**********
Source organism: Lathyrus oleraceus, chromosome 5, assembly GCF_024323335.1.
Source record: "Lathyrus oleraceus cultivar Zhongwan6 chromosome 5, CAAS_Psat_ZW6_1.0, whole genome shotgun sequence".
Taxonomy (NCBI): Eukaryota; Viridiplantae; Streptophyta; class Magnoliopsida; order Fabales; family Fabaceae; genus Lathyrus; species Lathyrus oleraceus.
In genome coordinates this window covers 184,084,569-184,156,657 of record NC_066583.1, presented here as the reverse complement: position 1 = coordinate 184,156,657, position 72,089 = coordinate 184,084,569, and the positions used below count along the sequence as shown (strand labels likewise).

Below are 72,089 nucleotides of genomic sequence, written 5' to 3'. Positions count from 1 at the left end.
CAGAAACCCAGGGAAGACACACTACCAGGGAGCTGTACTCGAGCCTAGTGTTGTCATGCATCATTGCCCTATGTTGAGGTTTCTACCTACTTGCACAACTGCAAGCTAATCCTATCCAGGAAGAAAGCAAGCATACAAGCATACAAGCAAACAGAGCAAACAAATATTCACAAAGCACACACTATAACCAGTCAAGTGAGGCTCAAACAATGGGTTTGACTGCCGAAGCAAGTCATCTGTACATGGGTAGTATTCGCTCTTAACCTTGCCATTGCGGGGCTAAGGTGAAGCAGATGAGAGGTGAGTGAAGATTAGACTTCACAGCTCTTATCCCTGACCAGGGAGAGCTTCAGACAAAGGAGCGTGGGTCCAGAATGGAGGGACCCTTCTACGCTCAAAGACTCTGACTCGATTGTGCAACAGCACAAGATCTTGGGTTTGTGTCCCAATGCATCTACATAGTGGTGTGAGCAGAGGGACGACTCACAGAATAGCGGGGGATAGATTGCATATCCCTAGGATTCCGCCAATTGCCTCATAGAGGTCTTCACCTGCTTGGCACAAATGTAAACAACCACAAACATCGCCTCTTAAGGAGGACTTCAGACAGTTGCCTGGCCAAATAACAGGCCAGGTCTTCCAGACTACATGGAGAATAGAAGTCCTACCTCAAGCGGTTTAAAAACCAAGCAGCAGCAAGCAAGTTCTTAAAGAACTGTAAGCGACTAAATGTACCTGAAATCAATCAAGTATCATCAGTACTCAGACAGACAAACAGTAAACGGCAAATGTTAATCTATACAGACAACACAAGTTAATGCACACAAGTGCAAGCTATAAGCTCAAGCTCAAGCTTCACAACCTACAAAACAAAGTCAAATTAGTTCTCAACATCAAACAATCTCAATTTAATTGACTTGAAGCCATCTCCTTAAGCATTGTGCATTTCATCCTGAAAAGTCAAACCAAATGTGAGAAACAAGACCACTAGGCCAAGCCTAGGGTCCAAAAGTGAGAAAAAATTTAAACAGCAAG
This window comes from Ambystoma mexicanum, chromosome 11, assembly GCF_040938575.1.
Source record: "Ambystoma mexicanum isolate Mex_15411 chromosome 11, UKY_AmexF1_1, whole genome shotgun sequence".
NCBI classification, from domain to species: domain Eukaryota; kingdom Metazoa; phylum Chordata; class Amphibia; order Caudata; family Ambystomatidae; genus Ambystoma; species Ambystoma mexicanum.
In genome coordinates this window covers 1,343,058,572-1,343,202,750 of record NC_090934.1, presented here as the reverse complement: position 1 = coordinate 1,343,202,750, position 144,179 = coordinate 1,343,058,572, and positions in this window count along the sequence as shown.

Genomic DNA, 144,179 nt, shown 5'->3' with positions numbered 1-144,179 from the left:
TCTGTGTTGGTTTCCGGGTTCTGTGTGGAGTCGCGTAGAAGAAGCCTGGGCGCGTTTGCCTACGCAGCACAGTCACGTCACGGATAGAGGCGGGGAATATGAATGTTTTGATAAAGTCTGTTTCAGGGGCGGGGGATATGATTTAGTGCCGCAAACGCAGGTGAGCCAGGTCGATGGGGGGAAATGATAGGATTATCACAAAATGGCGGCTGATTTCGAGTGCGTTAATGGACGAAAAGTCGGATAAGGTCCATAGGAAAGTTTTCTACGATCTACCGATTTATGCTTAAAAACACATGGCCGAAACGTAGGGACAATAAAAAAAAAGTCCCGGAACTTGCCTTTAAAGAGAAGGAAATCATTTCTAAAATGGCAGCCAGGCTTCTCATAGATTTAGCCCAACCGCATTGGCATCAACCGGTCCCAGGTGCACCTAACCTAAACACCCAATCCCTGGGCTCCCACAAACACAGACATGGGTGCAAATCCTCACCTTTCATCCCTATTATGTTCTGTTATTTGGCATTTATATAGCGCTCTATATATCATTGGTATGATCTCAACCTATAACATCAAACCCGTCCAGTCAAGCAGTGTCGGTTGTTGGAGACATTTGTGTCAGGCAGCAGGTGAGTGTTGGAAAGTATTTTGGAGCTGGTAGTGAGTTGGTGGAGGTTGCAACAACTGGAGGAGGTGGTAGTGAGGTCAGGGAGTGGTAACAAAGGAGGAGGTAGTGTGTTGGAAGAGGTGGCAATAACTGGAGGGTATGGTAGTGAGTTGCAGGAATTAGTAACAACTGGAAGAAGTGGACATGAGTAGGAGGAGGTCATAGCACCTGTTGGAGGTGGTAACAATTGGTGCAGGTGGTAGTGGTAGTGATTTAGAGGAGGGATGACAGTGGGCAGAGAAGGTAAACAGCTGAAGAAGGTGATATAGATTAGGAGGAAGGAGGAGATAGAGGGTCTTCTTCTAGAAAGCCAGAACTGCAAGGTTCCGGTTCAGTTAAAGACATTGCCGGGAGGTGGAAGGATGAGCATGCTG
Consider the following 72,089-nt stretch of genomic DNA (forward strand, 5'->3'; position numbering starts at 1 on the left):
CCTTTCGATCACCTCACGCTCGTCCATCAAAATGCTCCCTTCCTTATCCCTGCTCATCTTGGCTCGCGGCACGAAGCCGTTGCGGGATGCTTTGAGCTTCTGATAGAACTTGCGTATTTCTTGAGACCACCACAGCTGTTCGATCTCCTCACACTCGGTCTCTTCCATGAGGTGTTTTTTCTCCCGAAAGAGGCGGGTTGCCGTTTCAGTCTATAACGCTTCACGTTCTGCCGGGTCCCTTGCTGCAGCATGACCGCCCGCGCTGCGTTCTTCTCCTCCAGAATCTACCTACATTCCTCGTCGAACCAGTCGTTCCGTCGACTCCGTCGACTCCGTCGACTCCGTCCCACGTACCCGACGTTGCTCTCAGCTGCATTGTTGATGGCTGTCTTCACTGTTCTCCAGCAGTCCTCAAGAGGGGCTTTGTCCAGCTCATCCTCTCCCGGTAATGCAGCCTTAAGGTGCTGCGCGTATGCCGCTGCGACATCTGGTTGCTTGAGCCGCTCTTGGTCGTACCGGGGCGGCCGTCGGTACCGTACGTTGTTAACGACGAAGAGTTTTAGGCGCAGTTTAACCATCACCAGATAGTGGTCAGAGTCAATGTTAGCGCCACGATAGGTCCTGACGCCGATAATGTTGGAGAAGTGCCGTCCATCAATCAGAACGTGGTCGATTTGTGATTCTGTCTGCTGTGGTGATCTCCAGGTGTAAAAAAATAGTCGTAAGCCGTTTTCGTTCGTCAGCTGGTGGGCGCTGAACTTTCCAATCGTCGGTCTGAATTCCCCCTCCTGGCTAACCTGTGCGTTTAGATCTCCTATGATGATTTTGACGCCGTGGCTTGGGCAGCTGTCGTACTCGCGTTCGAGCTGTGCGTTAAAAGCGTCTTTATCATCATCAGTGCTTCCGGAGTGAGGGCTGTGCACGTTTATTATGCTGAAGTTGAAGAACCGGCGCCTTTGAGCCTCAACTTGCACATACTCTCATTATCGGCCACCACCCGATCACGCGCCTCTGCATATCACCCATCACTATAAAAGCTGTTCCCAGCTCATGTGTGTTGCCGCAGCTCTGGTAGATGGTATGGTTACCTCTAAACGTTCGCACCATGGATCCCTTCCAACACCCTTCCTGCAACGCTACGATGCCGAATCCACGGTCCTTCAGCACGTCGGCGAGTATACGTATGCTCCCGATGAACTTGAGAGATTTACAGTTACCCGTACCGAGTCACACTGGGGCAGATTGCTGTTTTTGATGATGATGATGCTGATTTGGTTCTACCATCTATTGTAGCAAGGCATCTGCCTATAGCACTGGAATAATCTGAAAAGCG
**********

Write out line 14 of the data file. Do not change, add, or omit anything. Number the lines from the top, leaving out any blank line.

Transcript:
CCTTTCGATCACCTCACGCTCGTCCATCAAAATGCTCCCTTCCTTATCCCTGCTCATCTTGGCTCGCGGCACGAAGCCGTTGCGGGATGCTTTGAGCTTCTGATAGAACTTGCGTATTTCTTGAGACCACCACAGCTGTTCGATCTCCTCACACTCGGTCTCTTCCATGAGGTGTTTTTTCTCCCGAAAGAGGCGGGTTGCCGTTTCAGTCTATAACGCTTCACGTTCTGCCGGGTCCCTTGCTGCAGCATGACCGCCCGCGCTGCGTTCTTCTCCTCCAGAATCTACCTACATTCCTCGTCGAACCAGTCGTTCCGTCGACTCCGTCGACTCCGTCGACTCCGTCCCACGTACCCGACGTTGCTCTCAGCTGCATTGTTGATGGCTGTCTTCACTGTTCTCCAGCAGTCCTCAAGAGGGGCTTTGTCCAGCTCATCCTCTCCCGGTAATGCAGCCTTAAGGTGCTGCGCGTATGCCGCTGCGACATCTGGTTGCTTGAGCCGCTCTTGGTCGTACCGGGGCGGCCGTCGGTACCGTACGTTGTTAACGACGAAGAGTTTTAGGCGCAGTTTAACCATCACCAGATAGTGGTCAGAGTCAATGTTAGCGCCACGATAGGTCCTGACGCCGATAATGTTGGAGAAGTGCCGTCCATCAATCAGAACGTGGTCGATTTGTGATTCTGTCTGCTGTGGTGATCTCCAGGTGTAAAAAAATAGTCGTAAGCCGTTTTCGTTCGTCAGCTGGTGGGCGCTGAACTTTCCAATCGTCGGTCTGAATTCCCCCTCCTGGCTAACCTGTGCGTTTAGATCTCCTATGATGATTTTGACGCCGTGGCTTGGGCAGCTGTCGTACTCGCGTTCGAGCTGTGCGTTAAAAGCGTCTTTATCATCATCAGTGCTTCCGGAGTGAGGGCTGTGCACGTTTATTATGCTGAAGTTGAAGAACCGGCGCCTTTGAGCCTCAACTTGCACATACTCTCATTATCGGCCACCACCCGATCACGCGCCTCTGCATATCACCCATCACTATAAAAGCTGTTCCCAGCTCATGTGTGTTGCCGCAGCTCTGGTAGATGGTATGGTTACCTCTAAACGTTCGCACCATGGATCCCTTCCAACACCCTTCCTGCAACGCTACGATGCCGAATCCACGGTCCTTCAGCACGTCGGCGAGTATACGTATGCTCCCGATGAACTTGAGAGATTTACAGTTACCCGTACCGAGTCACACTGGGGCAGATTGCTGTTTTTGATGATGATGATGCTGATTTGGTTCTACCATCTATTGTAGCAAGGCATCTGCCTATAGCACTGGAATAATCTGAAAAGCG